Visualizing Simulink Signals

This tutorial is the third in a series of tutorials that discuss the essential features of Simulink as required to model, simulate and analyse dynamic systems.

Specifically this tutorial covers topics related to viewing signals in a Simulink model. Since there are several different ways to do this the tutorial is split into the following sections,

  1. Scope and Display Blocks.
  2. Signal Viewers.

See the Simulink Essentials - Building and Simulating Models page for links to tutorials discussing how to construct a model in Simulink. Other tutorials discussing Simulink and its applications for model based design are available on the Software Tutorials page.

Scope and Display Blocks

Although there are a number of ways to visualize a signal in a Simulink model the most common are to use either a Scope block or a Display block. Both of these blocks are obtained from the Sinks library and connected to the signal to be viewed in the same manner as other blocks (see Connecting Blocks).

The Display block displays the numeric value of a signal at each time step throughout the simulation. The Scope block displays the time trace of the signal.

The Scope block is opened (so that the signal trace can be seen) by double-clicking on it with the left mouse button. This may be done at any time before the simulation is executed (see Starting a Simulation), during the simulation, or after it has finished.

Figure 1 shows the simulation results for the simpleModel developed in the Model Building with Simulink part of this tutorial series.

Viewing a Scope block.

Figure 1: Viewing a Scope block.

Not that as shown in Figure 1, to overlay multiple signals in the same axis on a scope the required signals should be connected to a Mux block and then the output of the mux fed into the scope.

Scope blocks have various tools available for zooming in and out to better view the signals being displayed. Figure 2 gives an overview of these tools.

Toolbar of a Scope Block.

Figure 2: Toolbar of a Scope Block.

If the scope isn’t showing the expected values then there are a couple of initial actions to take. The first is to press the toolbar button that has a pair of binoculars on it (see Figure 2). This will do a fit to view, thus displaying all the available data.

The second thing to do is open the scope’s Properties dialog box (see Figure 2); go to the Data History tab; and de-select the Limit data points to: check-box. Then re-execute the model. This will ensure that the simulation stores all available data not just the last 5000 time steps.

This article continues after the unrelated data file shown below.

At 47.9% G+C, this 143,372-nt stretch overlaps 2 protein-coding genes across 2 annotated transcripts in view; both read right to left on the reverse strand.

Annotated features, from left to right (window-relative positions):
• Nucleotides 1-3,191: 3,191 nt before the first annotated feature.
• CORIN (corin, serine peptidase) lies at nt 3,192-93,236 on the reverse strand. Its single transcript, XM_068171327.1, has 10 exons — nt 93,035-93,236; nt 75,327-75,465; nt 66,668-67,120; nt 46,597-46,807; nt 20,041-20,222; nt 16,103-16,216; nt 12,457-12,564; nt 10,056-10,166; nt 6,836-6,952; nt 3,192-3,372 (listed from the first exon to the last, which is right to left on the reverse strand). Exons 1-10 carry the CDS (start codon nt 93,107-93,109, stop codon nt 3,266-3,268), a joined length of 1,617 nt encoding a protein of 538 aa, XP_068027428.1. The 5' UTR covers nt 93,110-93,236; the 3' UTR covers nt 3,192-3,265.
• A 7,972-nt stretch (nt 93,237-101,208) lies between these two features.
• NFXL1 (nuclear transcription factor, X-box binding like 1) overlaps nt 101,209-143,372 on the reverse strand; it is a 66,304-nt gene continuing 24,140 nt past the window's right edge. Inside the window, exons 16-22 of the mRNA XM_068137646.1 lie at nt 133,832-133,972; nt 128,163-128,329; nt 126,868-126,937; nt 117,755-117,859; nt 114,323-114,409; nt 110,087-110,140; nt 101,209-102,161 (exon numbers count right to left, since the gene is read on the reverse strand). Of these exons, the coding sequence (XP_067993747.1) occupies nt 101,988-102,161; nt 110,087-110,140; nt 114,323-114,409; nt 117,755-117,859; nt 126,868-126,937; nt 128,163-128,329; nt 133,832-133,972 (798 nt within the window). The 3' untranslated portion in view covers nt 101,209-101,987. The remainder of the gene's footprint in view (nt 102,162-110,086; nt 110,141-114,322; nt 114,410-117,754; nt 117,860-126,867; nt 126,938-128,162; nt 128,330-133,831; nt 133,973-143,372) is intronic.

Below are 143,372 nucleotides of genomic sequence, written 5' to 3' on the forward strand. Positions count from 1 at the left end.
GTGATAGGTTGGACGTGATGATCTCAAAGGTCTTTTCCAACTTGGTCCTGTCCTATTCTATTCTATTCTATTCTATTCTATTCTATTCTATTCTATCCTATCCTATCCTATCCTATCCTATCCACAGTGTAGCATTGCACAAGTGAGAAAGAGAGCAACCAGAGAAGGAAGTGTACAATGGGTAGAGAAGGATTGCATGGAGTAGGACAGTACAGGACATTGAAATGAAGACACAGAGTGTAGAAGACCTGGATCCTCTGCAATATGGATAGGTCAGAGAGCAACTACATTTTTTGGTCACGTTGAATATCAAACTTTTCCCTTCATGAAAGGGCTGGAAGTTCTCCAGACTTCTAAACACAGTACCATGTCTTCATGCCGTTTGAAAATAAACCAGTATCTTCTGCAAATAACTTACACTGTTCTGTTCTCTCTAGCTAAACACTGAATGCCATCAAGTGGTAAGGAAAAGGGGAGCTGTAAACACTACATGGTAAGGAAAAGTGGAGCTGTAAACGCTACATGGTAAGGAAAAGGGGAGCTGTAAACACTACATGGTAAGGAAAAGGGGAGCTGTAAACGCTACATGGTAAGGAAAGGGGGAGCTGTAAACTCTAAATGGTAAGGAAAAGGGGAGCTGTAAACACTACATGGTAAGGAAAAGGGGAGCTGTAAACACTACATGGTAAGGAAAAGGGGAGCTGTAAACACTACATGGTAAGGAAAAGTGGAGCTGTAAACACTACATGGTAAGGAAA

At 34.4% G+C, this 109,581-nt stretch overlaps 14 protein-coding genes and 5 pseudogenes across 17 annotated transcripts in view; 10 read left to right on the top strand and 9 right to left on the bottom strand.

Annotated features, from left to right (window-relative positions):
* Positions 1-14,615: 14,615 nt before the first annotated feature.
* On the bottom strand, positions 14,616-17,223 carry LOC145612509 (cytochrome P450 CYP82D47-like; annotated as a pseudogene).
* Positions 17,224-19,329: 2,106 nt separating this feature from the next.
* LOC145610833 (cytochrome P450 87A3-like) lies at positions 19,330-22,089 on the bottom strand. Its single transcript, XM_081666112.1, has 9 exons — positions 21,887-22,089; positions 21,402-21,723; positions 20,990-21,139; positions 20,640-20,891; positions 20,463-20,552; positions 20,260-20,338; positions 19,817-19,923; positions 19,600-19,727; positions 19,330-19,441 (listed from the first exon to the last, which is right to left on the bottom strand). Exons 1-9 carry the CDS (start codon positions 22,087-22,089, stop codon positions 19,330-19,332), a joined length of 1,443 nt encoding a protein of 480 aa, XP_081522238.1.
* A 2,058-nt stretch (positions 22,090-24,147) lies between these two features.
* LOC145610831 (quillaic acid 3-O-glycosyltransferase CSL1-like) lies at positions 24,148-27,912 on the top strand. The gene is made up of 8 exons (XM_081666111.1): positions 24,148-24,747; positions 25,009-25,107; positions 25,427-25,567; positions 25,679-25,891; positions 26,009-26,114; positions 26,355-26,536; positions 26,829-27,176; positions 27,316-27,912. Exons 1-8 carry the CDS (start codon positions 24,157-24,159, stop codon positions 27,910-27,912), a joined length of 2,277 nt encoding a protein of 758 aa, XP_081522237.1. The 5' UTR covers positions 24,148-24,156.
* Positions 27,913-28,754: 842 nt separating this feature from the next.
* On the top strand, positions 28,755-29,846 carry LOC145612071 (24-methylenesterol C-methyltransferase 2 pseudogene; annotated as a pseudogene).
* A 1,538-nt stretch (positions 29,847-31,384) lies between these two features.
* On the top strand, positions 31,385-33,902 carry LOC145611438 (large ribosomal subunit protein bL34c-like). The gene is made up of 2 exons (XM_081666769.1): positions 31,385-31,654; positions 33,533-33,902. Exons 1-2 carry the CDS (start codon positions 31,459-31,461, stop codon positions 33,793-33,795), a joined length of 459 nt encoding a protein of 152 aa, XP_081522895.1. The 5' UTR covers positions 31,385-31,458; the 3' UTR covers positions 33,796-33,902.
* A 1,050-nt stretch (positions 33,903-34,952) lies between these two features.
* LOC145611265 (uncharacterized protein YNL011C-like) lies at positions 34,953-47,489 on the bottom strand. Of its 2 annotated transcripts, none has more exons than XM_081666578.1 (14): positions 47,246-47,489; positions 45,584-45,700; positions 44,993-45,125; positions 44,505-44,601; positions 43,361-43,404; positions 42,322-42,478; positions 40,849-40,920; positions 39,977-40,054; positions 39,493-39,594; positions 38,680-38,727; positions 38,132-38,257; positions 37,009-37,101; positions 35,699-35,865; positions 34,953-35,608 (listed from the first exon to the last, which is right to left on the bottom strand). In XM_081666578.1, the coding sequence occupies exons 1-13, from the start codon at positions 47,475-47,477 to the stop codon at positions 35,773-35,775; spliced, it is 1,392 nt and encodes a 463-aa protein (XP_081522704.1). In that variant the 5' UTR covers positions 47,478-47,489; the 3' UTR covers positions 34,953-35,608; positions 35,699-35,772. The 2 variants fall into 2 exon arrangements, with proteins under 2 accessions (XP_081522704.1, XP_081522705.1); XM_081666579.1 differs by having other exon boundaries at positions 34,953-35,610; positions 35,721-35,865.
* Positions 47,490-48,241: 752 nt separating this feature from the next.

If after performing both of the above operations the signal still isn’t as expected then there is most likely something more serious wrong with the model.

Signal Viewers

An alternative to physically placing a Scope or Display block in a model is to attach a Signal Viewer to a signal. This is a feature for viewing a signal without potentially cluttering the diagram with blocks that aren’t integral to the system dynamics being modeled.

When a Signal Viewer is attached to a signal a small icon -- a pair of glasses -- appears next to the signal in the model. This is shown in Figure 3. To open a signal viewer double-click the left mouse button on the pair of glasses icon.

Opening a Signal Viewer.

Figure 3: Opening a Signal Viewer.

To attach a Signal Viewer right click on the signal of interest and select the Create & Connect Viewer option. This is shown in Figure 4.

Connecting a Signal Viewer.

Figure 4: Connecting a Signal Viewer.

As with a normal scope a Signal Viewer scope may have multiple signals attached to it and have multiple axes on it. Altering a Signal Viewer’s properties, or deleting it, is achieved by right clicking on the required signal and selecting the appropriate option. This is shown in Figure 5.

Looking at Signal Viewer Properties.

Figure 5: Looking at Signal Viewer Properties.

This tutorial has discussed topics related to viewing signals in a Simulink model. It is the third and last tutorial in the series Simulink Essentials - Building and Simulating Models. Other Simulink tutorials are available on the Software Tutorials page.

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